- High proportion of service users were from Black and minority ethnic communities, with significant numbers of women with no recourse to public funds;
- Some statutory agencies had a lack of understanding about the dynamics of domestic violence, especially how jealous and controlling behaviour impacts on women's ability to act;
- Support for high-risk victims is only one part of an effective co-ordinated response. Local 'wraparound' specialist provision is essential for IDVAs to refer on to, and to prevent low to medium risk victims becoming high-risk;
- Serious concerns were raised about how some of the Multi-Agency Risk Assessment Conferences (MARACs) were operating whilst recognising the potentially important role they play in making agencies accountable;
- The independence of the IDVA is critical if they are to be effective advocates for institutional change.
Key recommendations of the report:
- Provision for victim-survivors of domestic violence needs to be comprehensive, available for those at low, medium and high risk, including those in refuges;
- Coercive control (jealous and controlling behaviour) should be regarded as a critical risk factor and should be systematically recorded;
- IDVAs should be based in a range of settings in order to increase access to specialist support;
- Operational issues about MARACs need to be addressed.
* Funding for the projects is ongoing throughout 2011 bringing overall investment by the two Trusts to £1.3m and total investment by all partners to £2 million.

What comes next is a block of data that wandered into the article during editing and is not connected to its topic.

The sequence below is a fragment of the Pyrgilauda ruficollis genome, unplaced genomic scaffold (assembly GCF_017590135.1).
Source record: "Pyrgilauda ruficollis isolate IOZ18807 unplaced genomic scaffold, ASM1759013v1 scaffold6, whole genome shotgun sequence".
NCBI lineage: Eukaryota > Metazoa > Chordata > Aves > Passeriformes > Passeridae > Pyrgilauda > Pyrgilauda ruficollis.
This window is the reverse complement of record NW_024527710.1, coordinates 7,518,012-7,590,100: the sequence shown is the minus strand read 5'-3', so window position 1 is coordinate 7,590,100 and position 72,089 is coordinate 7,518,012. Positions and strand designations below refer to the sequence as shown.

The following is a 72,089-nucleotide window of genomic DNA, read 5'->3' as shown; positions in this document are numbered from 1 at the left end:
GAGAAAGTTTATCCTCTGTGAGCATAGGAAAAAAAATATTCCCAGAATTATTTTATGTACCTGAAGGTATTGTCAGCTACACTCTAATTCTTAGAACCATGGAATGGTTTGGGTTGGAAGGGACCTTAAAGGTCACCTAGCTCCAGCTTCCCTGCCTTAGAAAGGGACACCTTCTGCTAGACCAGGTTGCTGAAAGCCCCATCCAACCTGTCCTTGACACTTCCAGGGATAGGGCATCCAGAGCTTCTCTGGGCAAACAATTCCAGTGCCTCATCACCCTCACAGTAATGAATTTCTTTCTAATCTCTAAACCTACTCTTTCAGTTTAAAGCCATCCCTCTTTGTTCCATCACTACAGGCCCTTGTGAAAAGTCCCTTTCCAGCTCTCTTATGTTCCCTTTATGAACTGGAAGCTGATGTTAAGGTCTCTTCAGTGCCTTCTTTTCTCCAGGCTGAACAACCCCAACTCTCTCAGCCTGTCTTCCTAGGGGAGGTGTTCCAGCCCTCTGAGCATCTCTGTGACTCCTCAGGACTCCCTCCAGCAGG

The full report and executive summary can be downloaded by clicking on the links below.
Islands in the Stream: full report (149 pages) 1.6MB PDF
Islands in the Stream: executive summary (16 pages) 894 KB PDF
Safety in Numbers: a multi-site evaluation of Independent Domestic Violence Advisor Services has been published. The study is the first large scale, multi-site evaluation of IDVA (Independent Domestic Violence Advisor) services across England and Wales.
Over two years, the study followed 2,500 women across seven sites in England and Wales who were suffering from severe, high risk physical, emotional and sexual abuse as well as stalking and harassment. It found that this abuse stopped completely in two-thirds of cases where there was intensive support from an IDVA service, and for those where abuse continued, levels were considerably reduced. IDVAs act as the main interface between victims and the main agencies involved in keeping them safe (eg police, courts, children's services, health services).
Recommendations from the report include increasing the number of IDVAs nationally. Currently there are less than half the 1,200 to 1,500 needed to achieve national coverage.
The cost of providing an IDVA for a high risk victim of domestic abuse per successful outcome (ie where all forms of abuse cease) is less than £1,000.
The study was commissioned by The Hestia Fund with support from The Henry Smith Charity and The Sigrid Rausing Trust. Its authors are Dr Emma Howarth and Louise Stimpson MRes with input from Diana Barran BA and an expert panel that included Dr Amanda Robinson.
The report, summary and key findings are available to download in PDF format by clicking on the links below:
Safety in Numbers: the full report (162 pages) 1.1MB PDF
Safety in Numbers: executive summary and recommendations (16 pages) 116KB PDF
Safety in Numbers: a summary of the four key findings (2 pages) 50KB PDF